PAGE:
In this paper we propose a scheme for choosing basis functions for quantum dynamics calculations. Direct product bases are frequently used. The number of direct product functions required to converge a spectrum, compute a rate constant, etc., is so large that direct product calculations are impossible for molecules or reacting systems with more than four atoms. It is common to extract a smaller working basis from a huge direct product basis by removing some of the product functions. We advocate a build and prune strategy of this type. the one-dimensional (1D) functions from which we build the direct product basis are chosen to satisfy two conditions: (1) they nearly diagonalize the full Hamiltonian matrix; (2) they minimize off-diagonal matrix elements that couple basis functions with diagonal elements close to those of the energy levels we wish to compute. by imposing these conditions we increase the number of product functions that can be removed from the multidimensional basis without degrading the accuracy of computed energy levels. Two basic types of 1D basis functions are in common use: eigenfunctions of 1D Hamiltonians and discrete variable representation (DVR) functions. Both have advantages and disadvantages. the 1D functions we propose are intermediate between the 1D eigenfunction functions and the DVR functions. If the coupling is very weak, they are very nearly 1D eigenfunction functions. as the strength of the coupling is increased they resemble more closely DVR functions. We assess the usefulness of our basis by applying it to model 6D, 8D, and 16D Hamiltonians with various coupling strengths. We find approximately linear scaling.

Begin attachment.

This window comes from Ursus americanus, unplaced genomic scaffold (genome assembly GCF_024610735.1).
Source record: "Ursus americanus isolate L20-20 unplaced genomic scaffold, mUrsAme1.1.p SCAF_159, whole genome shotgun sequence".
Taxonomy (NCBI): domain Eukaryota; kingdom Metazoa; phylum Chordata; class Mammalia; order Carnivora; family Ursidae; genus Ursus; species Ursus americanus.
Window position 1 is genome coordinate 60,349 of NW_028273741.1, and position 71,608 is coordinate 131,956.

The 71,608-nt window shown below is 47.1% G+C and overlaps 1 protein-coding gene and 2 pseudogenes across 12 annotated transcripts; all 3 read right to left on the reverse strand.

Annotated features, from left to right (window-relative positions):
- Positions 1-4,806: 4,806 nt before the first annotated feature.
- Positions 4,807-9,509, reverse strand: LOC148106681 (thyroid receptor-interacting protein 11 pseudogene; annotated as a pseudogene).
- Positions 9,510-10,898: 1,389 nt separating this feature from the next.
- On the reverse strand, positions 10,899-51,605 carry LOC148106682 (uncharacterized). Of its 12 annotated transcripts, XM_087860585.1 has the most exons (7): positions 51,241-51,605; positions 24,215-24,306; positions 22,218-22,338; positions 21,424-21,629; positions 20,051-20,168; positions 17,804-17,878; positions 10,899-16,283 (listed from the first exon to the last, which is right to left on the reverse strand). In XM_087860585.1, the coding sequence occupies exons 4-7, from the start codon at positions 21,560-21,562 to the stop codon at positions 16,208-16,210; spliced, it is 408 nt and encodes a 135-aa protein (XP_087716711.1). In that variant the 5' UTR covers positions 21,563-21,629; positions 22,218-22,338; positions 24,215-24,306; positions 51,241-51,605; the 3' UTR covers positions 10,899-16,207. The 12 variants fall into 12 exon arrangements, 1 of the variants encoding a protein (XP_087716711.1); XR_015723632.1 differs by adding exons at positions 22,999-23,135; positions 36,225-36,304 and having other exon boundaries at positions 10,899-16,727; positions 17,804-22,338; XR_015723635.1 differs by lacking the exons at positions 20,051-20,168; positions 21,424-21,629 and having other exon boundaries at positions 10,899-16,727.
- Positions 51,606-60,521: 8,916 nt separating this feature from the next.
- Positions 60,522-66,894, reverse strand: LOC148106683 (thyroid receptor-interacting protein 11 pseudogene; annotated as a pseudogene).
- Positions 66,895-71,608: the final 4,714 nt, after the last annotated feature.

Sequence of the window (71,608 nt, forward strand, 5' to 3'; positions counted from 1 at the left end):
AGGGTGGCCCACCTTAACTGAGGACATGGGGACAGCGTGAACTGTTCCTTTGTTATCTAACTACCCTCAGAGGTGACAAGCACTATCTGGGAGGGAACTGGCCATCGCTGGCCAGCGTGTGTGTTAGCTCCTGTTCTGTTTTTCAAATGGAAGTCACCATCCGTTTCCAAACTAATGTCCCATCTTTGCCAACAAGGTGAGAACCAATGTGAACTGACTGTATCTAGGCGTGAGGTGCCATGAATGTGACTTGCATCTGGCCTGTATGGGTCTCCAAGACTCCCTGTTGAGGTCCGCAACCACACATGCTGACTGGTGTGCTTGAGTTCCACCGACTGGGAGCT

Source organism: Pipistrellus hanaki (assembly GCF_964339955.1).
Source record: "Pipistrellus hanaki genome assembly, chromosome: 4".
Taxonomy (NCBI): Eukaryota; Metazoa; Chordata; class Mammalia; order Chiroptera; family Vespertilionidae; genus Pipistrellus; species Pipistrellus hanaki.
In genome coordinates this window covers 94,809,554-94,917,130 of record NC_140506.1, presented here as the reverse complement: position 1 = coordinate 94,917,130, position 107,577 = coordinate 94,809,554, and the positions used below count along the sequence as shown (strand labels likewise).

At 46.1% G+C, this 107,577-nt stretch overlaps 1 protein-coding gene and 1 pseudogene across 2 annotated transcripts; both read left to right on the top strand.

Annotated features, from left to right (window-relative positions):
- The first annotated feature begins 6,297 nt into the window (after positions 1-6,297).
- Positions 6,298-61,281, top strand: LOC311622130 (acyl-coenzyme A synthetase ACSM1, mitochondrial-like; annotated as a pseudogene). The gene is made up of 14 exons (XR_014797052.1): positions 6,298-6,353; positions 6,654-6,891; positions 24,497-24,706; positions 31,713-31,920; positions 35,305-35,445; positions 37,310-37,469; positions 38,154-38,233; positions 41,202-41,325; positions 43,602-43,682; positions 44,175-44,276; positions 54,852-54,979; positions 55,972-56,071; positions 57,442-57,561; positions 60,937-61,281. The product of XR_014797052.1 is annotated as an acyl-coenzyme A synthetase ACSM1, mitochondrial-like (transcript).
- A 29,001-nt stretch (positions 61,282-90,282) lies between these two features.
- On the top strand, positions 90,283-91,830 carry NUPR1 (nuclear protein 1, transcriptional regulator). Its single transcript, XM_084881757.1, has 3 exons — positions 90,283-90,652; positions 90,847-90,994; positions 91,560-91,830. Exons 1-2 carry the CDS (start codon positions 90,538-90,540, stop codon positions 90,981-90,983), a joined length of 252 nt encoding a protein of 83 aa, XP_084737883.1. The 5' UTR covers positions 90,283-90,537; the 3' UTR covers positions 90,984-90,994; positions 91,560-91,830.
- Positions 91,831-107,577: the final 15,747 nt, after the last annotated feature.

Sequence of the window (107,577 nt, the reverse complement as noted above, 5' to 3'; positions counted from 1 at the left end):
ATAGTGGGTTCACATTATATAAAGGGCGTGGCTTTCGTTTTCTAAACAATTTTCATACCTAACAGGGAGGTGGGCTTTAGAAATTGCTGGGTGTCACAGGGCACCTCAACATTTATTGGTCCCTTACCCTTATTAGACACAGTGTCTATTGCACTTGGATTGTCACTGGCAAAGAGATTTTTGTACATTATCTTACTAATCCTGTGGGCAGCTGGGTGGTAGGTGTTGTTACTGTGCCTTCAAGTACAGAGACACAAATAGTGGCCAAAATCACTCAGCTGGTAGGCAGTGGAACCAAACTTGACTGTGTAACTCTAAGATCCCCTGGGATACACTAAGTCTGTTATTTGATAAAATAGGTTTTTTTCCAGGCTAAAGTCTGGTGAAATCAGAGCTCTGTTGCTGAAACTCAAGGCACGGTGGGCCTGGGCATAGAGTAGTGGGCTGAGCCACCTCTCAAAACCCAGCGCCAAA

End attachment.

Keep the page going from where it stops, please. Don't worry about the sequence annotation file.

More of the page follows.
Keywords and Phrases

Coupling strengths; Discrete variable representation (DVR); One-dimensional basis functions; Prune strategy; Atoms; Diagnosis; Eigenvalues and eigenfunctions; Extraction; Hamiltonians; Matrix algebra; Electron energy levels

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Document Type

Article - Journal

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Final Version

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© 2005, American Institute of Physics (AIP), All rights reserved.

Publication Date

01 Apr 2005

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Chemistry Commons